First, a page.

Opinion: time to scrap dates on number plates


Updated on 19 September 2017 | 9 Comments

Scrapping dates on number plates would help slow our dangerous obsession with new cars, argues Felicity Hannah.

It’s new car season! Every September and every March, the numbers on the plates update and across the UK a surge of people rush out and buy a brand new motor.

Clearly, the newest number is a real must-have for some buyers, particularly given that had they bought last month they could have obtained a decent discount from dealers desperate to clear space on their forecourts.

You might have seen headlines earlier this month suggesting that new car sales are falling but don’t be fooled – the trend might be downwards but in the UK we are still buying a massive number of brand new vehicles.

Information released by the Society of Motor Manufacturers and Traders (SMMT) show that the number of new cars registered in the UK in August this year was 6.4% lower than in August 2016.

However, a slight drop from a very high figure is still a high figure – so far this year we have bought 1.6m new cars.

Mike Hawes, SMMT chief executive, was upbeat when the latest figures were published earlier this month: “August is typically a quiet month for the new car market as consumers and businesses delay purchases until the arrival of the new number plate in September.

“With the new 67-plate now available and a range of new models in showrooms, we anticipate the continuation of what are historically high levels of demand.”

For me, that historically high level of demand is an issue.

And we buy more new cars in September because of the new number plates. We are being spurred on to make major purchases because we value our cars looking newer. So that’s clearly adding to the problem.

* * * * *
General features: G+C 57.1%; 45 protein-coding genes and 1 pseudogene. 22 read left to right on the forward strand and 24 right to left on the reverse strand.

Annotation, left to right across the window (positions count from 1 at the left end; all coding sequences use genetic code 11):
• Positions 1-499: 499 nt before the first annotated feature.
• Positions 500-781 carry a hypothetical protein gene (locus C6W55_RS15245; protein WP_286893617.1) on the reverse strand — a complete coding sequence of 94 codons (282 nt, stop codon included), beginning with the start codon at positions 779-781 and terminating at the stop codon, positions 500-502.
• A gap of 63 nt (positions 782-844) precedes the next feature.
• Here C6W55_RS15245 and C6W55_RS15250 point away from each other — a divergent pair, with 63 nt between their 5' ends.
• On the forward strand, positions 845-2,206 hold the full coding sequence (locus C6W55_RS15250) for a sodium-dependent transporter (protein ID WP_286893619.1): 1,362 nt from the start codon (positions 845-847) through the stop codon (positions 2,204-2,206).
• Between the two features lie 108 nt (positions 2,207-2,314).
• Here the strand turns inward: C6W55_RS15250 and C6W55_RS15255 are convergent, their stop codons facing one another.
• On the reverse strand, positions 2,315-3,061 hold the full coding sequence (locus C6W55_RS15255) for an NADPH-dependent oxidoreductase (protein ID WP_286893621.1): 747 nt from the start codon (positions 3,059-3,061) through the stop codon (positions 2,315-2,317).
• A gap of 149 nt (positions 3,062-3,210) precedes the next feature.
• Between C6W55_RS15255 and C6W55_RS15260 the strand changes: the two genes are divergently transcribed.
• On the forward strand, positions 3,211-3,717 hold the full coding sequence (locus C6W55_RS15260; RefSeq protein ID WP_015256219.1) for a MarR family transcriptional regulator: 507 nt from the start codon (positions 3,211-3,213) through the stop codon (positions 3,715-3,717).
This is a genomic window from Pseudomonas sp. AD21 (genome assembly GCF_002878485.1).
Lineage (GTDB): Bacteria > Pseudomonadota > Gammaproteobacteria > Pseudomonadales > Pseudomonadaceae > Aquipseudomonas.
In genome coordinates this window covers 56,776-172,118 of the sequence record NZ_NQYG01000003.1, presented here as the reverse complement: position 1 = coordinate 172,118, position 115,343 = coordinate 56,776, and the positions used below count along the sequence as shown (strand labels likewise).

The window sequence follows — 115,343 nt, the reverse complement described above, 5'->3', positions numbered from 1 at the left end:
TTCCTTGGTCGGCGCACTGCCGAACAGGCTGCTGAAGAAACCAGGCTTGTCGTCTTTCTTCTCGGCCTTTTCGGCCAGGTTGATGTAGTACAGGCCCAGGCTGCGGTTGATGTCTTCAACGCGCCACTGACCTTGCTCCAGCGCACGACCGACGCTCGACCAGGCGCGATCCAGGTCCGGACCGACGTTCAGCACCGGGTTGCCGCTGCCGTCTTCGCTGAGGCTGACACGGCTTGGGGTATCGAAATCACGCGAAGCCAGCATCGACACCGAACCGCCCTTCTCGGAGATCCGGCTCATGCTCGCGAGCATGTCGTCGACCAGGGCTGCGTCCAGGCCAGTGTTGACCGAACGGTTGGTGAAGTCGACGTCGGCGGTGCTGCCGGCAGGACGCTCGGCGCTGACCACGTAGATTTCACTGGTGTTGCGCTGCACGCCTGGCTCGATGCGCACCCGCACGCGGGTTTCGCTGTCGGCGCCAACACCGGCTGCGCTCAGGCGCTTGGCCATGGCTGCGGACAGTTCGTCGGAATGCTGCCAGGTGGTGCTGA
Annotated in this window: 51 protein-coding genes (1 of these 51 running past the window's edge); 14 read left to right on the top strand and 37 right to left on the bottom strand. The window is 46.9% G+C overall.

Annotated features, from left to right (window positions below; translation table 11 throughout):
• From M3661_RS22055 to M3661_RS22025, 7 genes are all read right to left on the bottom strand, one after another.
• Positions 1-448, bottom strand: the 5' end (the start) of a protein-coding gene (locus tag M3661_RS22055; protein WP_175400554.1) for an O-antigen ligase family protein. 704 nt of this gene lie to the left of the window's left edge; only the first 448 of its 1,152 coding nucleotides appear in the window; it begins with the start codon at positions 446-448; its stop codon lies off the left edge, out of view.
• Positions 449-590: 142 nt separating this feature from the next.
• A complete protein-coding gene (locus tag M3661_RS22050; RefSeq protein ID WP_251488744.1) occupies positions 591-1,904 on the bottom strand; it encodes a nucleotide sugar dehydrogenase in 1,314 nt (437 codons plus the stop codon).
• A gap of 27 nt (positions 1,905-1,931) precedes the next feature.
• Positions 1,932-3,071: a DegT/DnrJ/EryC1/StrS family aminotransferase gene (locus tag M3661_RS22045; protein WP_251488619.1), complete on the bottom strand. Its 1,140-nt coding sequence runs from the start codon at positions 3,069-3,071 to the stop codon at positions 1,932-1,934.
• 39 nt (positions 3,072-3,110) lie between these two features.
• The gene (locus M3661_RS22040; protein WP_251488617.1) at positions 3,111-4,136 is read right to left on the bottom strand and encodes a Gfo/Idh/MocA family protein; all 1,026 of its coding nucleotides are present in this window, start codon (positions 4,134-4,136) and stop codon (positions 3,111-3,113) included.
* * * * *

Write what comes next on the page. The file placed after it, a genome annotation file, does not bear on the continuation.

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Why is it a problem?

Our new car obsession could be leading us into trouble (Image: Shutterstock)

Vast numbers of new car purchases are being funded with credit.

Data from the Finance and Leasing Association shows that, in 2016, its members provided finance for more than 86% of private new car registrations.

Many commentators have started to express unease about that and I share that unease– not least because new mortgage affordability rules mean that monthly costs like car contracts have to be factored in, meaning car finance can stop people buying homes.

In July the Bank of England warned about a “spiral of complacency” over consumer debt, citing car finance as an example.

Over the previous 12 months household incomes had risen by just 1.5%, however, debts such as credit card balances, personal loans and – yes – car loans, had risen by 10%.

And this month in a blog written by Bank of England staff several bank agents expressed concerns about the wider economic risks of the current model.

“The industry continues to accumulate credit risk, predicated on the belief that used car values will remain robust,” they wrote.

“Although weakening, UK new car sales remain at historically high levels.

“That is partly because car manufacturers and their finance houses are increasingly stimulating private demand by offering cheaper (and new) forms of car finance.

“As amounts of consumer credit increase, so do the risks to the finance providers.